How digital banks foster resilience through innovation
The coronavirus outbreak will fundamentally change society and the workplace. It has highlighted how digital agility is the difference between those organizations able to remain operational at all times and those that are not. Nowhere has this been more evident than in banking. In an uncertain future, one thing is certain: digital leadership will drive market leadership.
Even before the coronavirus pandemic, the case for bank digitalization as a business strategy was unassailable. But during the crisis those digital strategies have also proved to have a more important and immediate impact on customers and society. Hybrid branch/web models, mobile and voice banking, services based on AI and biometrics, and broader digital transformation have ensured customers retain access to the financial tools and information they need regardless of their location. They have also physically protected customers and employees.
Take Spain’s top retail bank, CaixaBank. In 2019, the bank’s investments in the development and implementation of these digital technologies totalled €931million. But this was just the latest iteration of a long-standing digital strategy that has put the bank in a position to join health authorities and the wider public administration in preparing a quick response to those most affected by the Covid-19 outbreak:
• To minimize face-to-face visits to branches, digital services and ATM capabilities were further enhanced so that customers could manage their finances online through CaixaBankNow. The use of CaixaBankNow increased by 25% in the first quarter of 2020, and visits to branches were reduced by 75%.
• To help the elderly minimize their attendance at branches, AI analysis detected the services most used by them in-branch, prompting the launch of new online services specific to seniors.
• To help small retailers forced to close physical shops, CaixaBank launched Social Commerce, an e-commerce solution operating via social networks and messaging applications.
• To protect employees’ health, 50% of all branch network employees and almost 95% of employees in central services were working remotely during the lockdown, all while keeping the bank fully operational, with 90% of the branch network open.
Driven by the customer
CaixaBank’s ability to pivot so quickly to digital solutions was founded on an early shift from a traditional product-centric strategy to one that focuses on customer experience. In recent years, CaixaBank has consistently rolled out high-tech, smart banking products and services – based on sentiment analysis, customer behaviour pattern analytics, artificial intelligence and the use of sophisticated data analytics to tailor each step of the customer journey to the individual user and to remain prepared for the ever-changing demands of its customers.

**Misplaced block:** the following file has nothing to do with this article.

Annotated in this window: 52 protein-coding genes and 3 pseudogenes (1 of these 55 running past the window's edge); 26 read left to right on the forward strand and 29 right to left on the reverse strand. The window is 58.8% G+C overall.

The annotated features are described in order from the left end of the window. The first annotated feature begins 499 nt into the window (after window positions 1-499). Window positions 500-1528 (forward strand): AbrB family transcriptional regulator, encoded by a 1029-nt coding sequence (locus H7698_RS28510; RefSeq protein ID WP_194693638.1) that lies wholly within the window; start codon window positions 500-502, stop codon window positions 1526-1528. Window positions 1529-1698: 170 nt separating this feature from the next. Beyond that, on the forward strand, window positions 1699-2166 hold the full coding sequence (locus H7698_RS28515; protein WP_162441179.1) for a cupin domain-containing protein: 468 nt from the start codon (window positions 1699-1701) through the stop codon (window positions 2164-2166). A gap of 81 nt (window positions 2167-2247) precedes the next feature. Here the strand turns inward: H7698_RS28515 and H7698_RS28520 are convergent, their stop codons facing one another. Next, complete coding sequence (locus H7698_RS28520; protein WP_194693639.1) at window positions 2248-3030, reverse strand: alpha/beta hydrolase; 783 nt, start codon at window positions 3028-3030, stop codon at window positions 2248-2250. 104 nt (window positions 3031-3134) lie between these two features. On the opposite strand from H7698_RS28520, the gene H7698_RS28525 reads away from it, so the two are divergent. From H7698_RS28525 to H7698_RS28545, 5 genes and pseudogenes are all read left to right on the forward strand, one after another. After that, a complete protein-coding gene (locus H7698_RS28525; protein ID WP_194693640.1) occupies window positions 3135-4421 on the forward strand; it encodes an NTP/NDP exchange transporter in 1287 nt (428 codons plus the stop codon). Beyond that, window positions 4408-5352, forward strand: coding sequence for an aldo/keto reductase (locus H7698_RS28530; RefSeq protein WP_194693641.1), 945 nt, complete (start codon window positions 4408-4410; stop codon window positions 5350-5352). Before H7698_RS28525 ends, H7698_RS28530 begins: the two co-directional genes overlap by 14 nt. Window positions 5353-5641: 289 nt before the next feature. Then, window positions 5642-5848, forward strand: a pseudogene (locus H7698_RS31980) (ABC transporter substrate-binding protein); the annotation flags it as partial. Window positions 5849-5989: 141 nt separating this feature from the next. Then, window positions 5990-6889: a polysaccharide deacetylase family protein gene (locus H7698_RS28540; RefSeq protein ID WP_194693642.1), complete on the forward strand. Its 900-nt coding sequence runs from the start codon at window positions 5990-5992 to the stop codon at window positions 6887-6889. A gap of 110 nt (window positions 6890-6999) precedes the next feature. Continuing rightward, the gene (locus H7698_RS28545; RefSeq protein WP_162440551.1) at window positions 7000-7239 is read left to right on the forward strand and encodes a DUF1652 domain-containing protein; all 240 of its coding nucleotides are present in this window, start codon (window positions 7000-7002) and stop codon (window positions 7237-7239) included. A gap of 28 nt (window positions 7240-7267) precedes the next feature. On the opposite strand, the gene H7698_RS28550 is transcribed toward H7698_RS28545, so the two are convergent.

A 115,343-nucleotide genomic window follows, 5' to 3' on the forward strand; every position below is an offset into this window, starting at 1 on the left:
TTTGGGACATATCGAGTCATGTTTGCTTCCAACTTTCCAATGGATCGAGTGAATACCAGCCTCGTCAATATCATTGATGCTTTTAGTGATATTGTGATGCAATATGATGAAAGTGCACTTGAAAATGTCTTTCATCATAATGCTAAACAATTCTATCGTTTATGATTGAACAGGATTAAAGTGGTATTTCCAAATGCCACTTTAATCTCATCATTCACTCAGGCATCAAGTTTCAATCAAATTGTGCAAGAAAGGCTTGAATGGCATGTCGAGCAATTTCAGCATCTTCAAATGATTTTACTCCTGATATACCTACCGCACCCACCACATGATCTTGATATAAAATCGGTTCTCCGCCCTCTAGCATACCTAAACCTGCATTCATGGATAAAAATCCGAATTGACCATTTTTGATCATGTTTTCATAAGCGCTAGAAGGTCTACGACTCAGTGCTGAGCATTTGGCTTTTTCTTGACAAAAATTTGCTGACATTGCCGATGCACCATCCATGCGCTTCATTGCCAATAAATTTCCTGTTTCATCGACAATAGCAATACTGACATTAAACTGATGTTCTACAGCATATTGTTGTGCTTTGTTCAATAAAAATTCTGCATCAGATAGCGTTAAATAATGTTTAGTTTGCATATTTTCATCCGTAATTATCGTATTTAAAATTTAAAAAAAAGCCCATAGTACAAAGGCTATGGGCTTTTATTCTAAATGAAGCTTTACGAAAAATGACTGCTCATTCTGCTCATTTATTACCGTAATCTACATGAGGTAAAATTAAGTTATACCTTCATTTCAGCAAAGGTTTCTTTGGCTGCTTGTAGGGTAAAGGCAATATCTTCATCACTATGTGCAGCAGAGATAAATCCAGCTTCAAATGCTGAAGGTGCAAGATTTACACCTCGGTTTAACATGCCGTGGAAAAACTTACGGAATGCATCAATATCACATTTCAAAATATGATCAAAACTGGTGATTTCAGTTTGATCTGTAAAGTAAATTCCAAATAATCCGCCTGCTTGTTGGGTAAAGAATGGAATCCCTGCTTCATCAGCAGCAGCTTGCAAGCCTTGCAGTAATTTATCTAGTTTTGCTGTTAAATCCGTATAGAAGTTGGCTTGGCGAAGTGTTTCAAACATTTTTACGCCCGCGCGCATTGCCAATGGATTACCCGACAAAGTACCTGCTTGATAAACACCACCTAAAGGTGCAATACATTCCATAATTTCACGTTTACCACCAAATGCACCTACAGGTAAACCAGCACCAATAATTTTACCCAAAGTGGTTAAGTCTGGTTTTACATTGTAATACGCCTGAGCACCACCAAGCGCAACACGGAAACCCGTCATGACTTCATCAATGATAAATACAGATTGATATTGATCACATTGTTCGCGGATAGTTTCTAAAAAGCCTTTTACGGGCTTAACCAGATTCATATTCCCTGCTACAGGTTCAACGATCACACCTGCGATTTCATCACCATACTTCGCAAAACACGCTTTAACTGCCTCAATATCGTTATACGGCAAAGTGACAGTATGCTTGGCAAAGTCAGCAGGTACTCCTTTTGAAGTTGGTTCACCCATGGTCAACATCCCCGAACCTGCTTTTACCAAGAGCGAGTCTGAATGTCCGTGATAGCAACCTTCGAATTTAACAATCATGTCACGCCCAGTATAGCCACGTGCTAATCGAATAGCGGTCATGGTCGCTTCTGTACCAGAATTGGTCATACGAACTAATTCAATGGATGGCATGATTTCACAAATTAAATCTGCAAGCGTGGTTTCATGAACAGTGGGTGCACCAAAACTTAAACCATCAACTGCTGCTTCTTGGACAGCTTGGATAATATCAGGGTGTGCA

At the same time, the bank has evolved its physical branch network, crucial for financial inclusion, to adopt a new hybrid distribution model that combines larger, more value-added ‘Store’ branches and 24/7 online products and services – CaixaBankNow, imaginBank (mobile-only bank), and other social media-based services.
Pioneering the latest technologies
The prompt adoption of the latest technologies will also be key both to delivering a constant stream of product and service improvements tailored to customer needs and to ensuring significant improvements in operational efficiency and productivity. CaixaBank is at the forefront of:
• AI and robotics: these will be needed to improve remote assistance and enhance the effectiveness of digital channels. CaixaBank chatbots can help customers manage their finances, answer FAQs, tell them what purchases they have made in the last week and which ones they can finance instantly. One model can even offer suggestions on the best ways for customers to make their credit payments, making it one of the first chatbots to manage real funds in real time.
• Biometrics: these typically enhance security and efficiency but are now also improving customer safety. In 2019, CaixaBank became the world’s first bank to use facial recognition as a PIN substitute to withdraw cash at ATMs; and months later, CaixaBank, Nestlé Market and the Payment Innovation Hub launched the first facial recognition payment system in a business in Spain, allowing customers to pay without the need for any physical contact, a great advantage in times of social distancing.
• Quantum banking: digital transformation will require more computational power, and quantum computing may be one of the answers. This year, CaixaBank became the first bank in Spain – and one of the first in the world – to incorporate quantum computing into its services, with the development of a machine-learning algorithm to classify customers according to their credit risk.
Delivering for customers, society and stakeholders
These innovative technology solutions are first and foremost a response to customers’ continued demands for sophisticated but easy-to-use, on-demand banking services and financial products. However, these same innovations increase revenues, productivity and efficiency across the entire bank; they empower and inform employees and allow them to serve customers better; and, as we have seen recently, they are the foundations of organizational resilience – they enable the bank to remain operational, to play its role as a key part of critical national infrastructure and to help maintain the global integrity of the financial system.